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On Dignity

By Peter N. Maduro, J.D., Psy.D., Psy.D. - Tuesday, September 05, 2017
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Instead of a dignity inherent to the human person, and an associated duty to respect it, I find dignity and indignity taking form out of the indeterminate possibilities that characterize any moment of relating between people. Otherwise indeterminate possibilities take one form when a person relates with validating and valuing care for another and his suffering, and take a very different form when such person relates to the other with invalidating, degrading contempt or violence. I see no inherent human value, nor thus any given duty to protect it, but rather inherent possibility and thus human opportunity to steer it in one direction or another --for better or worse.

In this latter regard, my psychoanalytic inquiries into the phenomenology of traumatized persons, and my own personal experience, sadly suggest that the possibility of, and opportunity to create, value in human life is routinely ignored, mistreated and extinguished in the actions and omissions --often horrifying-- of one man to another. Consequently, I often see people for whom there is no sense of inherent value whatsoever, and for whom “dwelling” (see Stolorow: https://www.psychologytoday.com/blog/feeling-relating-existing/201308/undergoing-the-situation) therapeutically with them would entail not dissuasion, but rather candid acknowledgement, of the matteringlessness in their being-with-others to date.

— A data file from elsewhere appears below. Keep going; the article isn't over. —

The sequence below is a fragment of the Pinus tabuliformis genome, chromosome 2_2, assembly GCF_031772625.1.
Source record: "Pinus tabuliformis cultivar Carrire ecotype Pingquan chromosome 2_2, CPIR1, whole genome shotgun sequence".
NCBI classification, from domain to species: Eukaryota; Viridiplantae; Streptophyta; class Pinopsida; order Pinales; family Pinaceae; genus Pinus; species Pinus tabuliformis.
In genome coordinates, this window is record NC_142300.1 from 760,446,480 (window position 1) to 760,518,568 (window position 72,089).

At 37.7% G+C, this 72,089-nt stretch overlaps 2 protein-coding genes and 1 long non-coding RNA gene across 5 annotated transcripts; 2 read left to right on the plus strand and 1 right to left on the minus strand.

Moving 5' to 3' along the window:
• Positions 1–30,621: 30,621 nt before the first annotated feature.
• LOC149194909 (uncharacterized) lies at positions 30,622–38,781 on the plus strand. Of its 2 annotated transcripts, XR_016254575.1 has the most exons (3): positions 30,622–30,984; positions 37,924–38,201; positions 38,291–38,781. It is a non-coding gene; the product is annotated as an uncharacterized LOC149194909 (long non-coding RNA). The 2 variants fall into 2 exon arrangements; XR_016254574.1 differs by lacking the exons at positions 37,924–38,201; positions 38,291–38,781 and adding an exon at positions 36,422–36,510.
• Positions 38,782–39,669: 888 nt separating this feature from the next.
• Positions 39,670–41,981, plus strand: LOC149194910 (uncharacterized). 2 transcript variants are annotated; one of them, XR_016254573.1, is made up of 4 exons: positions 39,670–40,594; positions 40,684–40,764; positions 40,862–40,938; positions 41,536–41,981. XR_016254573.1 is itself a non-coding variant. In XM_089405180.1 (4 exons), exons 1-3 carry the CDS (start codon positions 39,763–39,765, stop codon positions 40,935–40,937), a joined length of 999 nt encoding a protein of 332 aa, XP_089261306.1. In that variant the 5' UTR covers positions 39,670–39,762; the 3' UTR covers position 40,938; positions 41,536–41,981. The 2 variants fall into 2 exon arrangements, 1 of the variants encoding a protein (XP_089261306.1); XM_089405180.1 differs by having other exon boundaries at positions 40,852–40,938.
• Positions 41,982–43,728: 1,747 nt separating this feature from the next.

Perhaps ironically, one ascribes value to them, and their emotional life, not by blowing sunshine into their darkness with assurances of their souls’ intrinsic importance, but instead by dwelling with such persons’ painful matteringlessness now.


 


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About the Author

Peter N. Maduro, J.D.,Psy.D., Psy.D is a clinical and forensic psychologist, and psychoanalyst with a private practice in Santa Monica & South Pasadena, CA. He is a Faculty Member and Training and Supervising Analyst at the Institute of Contemporary Psychoanalysis in Los Angeles.